Ladyguin first heard about gatherings of Steller´s eagles at Kamchatka while he was a student in Moscow. But only a handful of scientific articles on the species had been published when he decided to make the eagles his thesis subject in 1986. In 1987, he and his wife moved to Kamchatka to undertake the first in¬ depth studies of the eagles there. He lived on the frosty peninsula until 1994, following the birds from their wintering feeding grounds at Kuril Lake to their summer breeding grounds 250 miles north at the Kronotskiy Biosphere Reserve. Since then, he has continued to observe the birds each summer.
From December to March, Ladyguin and his wife watched from their igloo as sea eagles fed at Kuril Lake. The birds roost communally in stands of birch and large rocks near the shore, flying out to the water to dive for fish. As spawning winds down and fish become scarce, the communal roost serves as a communications center. "Eagles flapping in a particular direction will soon catch the attention of the birds still in the roost, and the ´word´ will spread," Ladyguin says.
In mid¬-March, Ladyguin followed the migrating eagles to their summer range at the Kronotskiy reserve, a 3,721 ¬square ¬mile sanctuary that contains the Valley of the Geysers, a popular stop for American cruise ship tourists. There, Ladyguin set up blinds to watch the previously unrecorded nesting behavior of the sea eagles on Kamchatka.
Built in the crowns of trees as high as 70 feet, the nests have a nasty tendency to topple. And the only thing between a fragile egg and gale¬ force blizzards is its mother, which is probably why female eagles weigh as much as about 7 pounds more than males. Leaving the white or bluish eggs uncovered even briefly during the often frigid 36¬ day incubation period spells doom for the young. Of the eggs produced each year on Kamchatka only one ¬third to one ¬half will survive to fledging, not only because of exposure, but also because of predation by sable and collapsing nests.
Eagles supplement their favorite food, salmon, with edibles that wash onto the beach¬¬ - sea cucumbers, octopuses and dead fish. By July, after the young have hatched, the salmon schools have moved inland, in such numbers that sometimes Ladyguin can´t avoid hitting them with his canoe paddle. The scientist watches as eagles dive into the river, emerging laboriously moments later with silver salmon firmly in their talons. The birds fly to the nearest shallows, pin the fish to the ground and tear off and swallow several large chunks of flesh. Once sated, the eagles take the leftovers to their nests, where their offspring wait impatiently.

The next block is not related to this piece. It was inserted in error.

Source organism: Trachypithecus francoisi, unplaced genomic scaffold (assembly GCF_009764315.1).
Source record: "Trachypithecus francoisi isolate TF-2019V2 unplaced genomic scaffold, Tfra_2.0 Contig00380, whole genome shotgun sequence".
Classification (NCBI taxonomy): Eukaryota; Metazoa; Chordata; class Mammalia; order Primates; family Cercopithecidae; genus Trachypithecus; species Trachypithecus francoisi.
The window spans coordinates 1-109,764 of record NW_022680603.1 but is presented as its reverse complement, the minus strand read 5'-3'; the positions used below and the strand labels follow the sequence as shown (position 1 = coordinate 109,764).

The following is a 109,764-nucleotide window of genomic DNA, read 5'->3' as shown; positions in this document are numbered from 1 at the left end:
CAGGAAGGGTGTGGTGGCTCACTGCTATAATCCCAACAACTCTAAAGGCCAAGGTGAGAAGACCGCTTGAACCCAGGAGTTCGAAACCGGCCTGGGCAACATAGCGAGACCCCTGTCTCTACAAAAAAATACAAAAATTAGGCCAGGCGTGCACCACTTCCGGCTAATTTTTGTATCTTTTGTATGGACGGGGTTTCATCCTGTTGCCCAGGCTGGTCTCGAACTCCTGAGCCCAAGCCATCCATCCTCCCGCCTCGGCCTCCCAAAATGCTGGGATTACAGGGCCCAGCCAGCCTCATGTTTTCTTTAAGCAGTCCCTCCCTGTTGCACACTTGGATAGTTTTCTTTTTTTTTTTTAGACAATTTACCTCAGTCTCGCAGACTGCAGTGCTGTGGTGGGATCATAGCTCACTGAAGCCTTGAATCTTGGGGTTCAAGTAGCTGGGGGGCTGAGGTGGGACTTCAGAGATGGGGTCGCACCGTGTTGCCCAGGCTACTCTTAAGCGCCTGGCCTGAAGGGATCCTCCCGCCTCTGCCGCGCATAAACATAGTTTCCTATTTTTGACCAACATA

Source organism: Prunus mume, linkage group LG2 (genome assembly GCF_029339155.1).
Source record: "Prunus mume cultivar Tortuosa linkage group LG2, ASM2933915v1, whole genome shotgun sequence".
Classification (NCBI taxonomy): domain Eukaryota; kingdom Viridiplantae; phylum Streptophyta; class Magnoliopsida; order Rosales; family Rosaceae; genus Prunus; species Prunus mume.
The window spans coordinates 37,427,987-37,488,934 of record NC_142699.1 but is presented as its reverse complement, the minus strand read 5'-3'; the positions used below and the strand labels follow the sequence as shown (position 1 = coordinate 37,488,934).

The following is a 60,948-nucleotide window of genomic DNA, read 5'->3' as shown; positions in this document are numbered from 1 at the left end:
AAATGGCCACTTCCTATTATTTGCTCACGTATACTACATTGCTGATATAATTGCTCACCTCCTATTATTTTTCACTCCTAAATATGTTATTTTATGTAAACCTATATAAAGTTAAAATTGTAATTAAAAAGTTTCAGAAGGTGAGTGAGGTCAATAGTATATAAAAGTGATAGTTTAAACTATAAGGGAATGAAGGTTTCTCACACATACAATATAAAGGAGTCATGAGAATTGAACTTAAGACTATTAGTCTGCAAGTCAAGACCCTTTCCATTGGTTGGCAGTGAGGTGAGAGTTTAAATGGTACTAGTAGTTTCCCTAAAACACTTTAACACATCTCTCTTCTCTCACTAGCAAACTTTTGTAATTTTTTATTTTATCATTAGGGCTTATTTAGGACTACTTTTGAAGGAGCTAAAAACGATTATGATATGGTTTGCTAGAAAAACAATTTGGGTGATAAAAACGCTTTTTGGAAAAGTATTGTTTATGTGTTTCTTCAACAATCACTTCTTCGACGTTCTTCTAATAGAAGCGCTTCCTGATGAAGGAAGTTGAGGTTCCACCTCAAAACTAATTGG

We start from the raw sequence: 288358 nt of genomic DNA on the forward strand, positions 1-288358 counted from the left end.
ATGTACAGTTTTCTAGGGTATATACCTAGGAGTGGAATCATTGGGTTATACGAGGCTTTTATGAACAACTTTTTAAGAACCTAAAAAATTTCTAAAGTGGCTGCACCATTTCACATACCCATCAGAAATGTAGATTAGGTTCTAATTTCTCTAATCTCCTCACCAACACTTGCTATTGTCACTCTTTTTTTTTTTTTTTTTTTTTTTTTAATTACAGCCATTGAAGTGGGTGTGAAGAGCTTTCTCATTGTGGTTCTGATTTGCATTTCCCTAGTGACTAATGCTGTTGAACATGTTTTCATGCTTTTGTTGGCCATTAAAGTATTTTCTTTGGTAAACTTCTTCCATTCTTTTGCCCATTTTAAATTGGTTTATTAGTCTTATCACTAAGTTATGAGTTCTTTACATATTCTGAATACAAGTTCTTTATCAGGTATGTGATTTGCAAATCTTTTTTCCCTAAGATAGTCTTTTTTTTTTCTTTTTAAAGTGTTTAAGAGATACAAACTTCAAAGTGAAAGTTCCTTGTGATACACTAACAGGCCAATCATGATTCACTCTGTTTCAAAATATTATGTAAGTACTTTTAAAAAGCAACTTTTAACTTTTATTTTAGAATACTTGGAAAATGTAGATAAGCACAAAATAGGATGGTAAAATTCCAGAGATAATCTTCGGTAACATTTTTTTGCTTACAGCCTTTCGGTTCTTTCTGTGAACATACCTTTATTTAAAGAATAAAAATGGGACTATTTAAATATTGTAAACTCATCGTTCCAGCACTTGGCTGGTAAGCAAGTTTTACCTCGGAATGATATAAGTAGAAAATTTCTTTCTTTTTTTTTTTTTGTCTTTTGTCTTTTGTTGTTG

This gourmet diet of pure salmon is like a magic growth hormone. Ladyguin found that the downy 5¬ ounce nestlings multiply in weight 40 times in less than two months. This prepares them for the long flight to Kuril Lake and other points south, when the lakes in northern Kamchatka freeze over and lock up their food supply.
While Ladyguin was sketching in the details of the raptor’s life in Kamchatka, other researchers were beginning to trace the route of the bird’s travels to and from Russia. For years bird-watchers in Hokkaido, Japan’s northernmost island, had witnessed the arrival of Steller´s eagles each November. But it wasn’t until 1995, when Mutsuyuki Ueta, a researcher with the Wild Bird Society of Japan, and other scientists began attaching small transmitters to chicks at Russian nesting sites around the Sea of Okhotsk, that their migration was fully understood. Ueta and others were surprised to learn that few Kamchatka eagles end up in Japan. Many of the nearly 2,000 wintering eagles in Hokkaido hailed from the Amur River area, with some traveling from as far north as Magadan, on the Russian mainland. In recent years, Japan has become merely a way station in the fall, as the eagles continue east to the fish ¬rich southern Kuril Islands off the coast of Hokkaido. But as snow and ice put the Kuril fish out of reach, the eagles fly back to Hokkaido for the remainder of the winter.
The few months before spring thaw are a struggle for the sea eagles. Most rivers on Hokkaido are fishless because of weirs placed downstream to collect salmon. Eagles in the 1980s survived for a few years by consuming turbot, cod and walleye pol lack either lost from fishing nets or discarded by fishermen. But as fisheries have declined in recent years, the eagles were left without a food source. Their response surprised bird experts.